James Deshler was born at Tuscumbia, Alabama, February 18, 1833, the son of Pennsylvania parents, and was graduated from West Point in the class of 1854. He served in California; at Carlisle Barracks, Pennsylvania; against the Sioux; in the Utah expedition; and in 1861 was stationed at Fort Wise, Colorado. He appears not to have formally resigned from the old army in 1861, but was dropped on July 15 for overstaying leave. Appointed a captain of artillery in the Regular Confederate service, Deshler went to Western Virginia in the command of General Henry R. Jackson, acting as brigade adjutant during the Cheat Mountain campaign. At the skirmish of Alleghany Summit, December 13, 1861, he was shot through both thighs. Having recovered, he was promoted colonel of artillery and assigned to the staff of General T. H. Holmes in North Carolina. He was Holmes' chief of artillery in the Seven Days battles, and later accompanied him to the Trans-Mississippi. Captured while in command of a brigade at Arkansas Post in January 1863, upon his exchange Deshler was appointed brigadier general on July 28 and assigned a brigade in General P. R. Cleburne's division of the Army of Tennessee. At the battle of Chickamauga, on September 20, 1863, he was instantly killed by a shell while examining the cartridge boxes of his men preparatory to an assault. He is buried in Oakwood Cemetery, Tuscumbia.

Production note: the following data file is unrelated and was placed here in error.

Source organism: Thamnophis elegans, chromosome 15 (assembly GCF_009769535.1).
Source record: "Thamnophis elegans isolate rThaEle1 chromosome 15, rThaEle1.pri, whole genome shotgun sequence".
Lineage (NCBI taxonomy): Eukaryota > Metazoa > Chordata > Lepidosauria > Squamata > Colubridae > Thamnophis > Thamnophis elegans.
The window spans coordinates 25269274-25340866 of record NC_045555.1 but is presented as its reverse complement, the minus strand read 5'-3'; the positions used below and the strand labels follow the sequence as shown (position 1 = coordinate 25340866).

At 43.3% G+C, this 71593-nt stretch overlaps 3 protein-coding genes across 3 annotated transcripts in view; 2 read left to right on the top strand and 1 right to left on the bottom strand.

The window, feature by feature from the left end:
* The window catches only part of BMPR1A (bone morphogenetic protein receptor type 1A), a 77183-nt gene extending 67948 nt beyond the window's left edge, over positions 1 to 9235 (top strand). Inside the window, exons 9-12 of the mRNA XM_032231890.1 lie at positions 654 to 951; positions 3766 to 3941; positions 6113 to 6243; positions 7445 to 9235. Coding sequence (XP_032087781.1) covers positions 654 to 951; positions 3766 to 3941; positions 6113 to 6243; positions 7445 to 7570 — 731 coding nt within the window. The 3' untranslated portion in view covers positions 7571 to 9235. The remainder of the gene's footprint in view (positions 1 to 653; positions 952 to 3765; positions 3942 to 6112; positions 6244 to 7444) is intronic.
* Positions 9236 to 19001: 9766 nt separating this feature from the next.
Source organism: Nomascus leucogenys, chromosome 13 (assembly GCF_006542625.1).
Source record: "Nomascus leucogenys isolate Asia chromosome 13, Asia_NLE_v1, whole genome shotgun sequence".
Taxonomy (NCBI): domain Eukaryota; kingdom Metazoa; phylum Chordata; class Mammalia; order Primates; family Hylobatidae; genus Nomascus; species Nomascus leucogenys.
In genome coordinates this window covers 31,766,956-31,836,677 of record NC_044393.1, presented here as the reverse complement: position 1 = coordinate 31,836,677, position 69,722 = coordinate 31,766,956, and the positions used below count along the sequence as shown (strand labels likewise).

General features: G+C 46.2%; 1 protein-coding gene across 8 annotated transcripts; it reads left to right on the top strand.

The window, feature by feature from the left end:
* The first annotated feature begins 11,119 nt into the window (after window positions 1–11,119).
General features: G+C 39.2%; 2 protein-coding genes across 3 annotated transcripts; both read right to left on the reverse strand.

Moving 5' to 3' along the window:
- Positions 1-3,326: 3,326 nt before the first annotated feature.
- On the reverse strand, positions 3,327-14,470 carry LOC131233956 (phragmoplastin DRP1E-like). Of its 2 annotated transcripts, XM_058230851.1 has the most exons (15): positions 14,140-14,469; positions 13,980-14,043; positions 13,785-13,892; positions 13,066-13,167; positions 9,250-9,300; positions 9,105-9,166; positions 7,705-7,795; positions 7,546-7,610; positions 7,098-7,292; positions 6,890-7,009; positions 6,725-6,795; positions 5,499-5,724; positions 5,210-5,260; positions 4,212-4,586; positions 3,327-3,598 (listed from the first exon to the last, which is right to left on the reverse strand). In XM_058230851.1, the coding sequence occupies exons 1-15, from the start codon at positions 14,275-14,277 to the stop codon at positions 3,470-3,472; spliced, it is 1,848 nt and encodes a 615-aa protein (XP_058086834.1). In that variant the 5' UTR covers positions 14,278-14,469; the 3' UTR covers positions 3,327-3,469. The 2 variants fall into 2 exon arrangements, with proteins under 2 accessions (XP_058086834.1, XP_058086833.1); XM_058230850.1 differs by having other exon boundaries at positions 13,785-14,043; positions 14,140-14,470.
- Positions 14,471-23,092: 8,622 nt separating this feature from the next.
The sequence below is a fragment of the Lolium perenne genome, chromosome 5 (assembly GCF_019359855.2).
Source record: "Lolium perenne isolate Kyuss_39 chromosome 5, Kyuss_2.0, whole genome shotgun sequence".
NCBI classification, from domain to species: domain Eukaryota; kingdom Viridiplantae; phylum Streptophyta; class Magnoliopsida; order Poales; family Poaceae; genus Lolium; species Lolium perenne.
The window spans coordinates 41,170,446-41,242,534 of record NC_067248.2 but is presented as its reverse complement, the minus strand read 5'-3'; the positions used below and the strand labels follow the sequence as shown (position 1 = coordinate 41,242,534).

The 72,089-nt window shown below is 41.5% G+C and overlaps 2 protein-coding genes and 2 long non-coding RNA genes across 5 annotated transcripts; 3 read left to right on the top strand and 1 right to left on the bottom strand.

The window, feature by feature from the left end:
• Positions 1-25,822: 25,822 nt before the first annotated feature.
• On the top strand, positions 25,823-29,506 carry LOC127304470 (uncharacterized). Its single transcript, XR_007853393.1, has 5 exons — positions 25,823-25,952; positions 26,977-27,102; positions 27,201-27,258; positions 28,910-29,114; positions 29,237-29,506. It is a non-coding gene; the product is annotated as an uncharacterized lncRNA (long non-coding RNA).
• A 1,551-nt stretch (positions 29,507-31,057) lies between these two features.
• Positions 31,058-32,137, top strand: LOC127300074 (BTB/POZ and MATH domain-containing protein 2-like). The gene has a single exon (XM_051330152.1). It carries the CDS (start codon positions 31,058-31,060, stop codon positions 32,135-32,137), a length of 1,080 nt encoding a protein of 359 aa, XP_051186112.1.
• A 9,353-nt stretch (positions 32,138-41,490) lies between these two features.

Ref: Generals in Gray, Lives of the Confederate Commanders by Ezra J. Warner. Printed by Louisiana State University Press, Baton Rouge and London.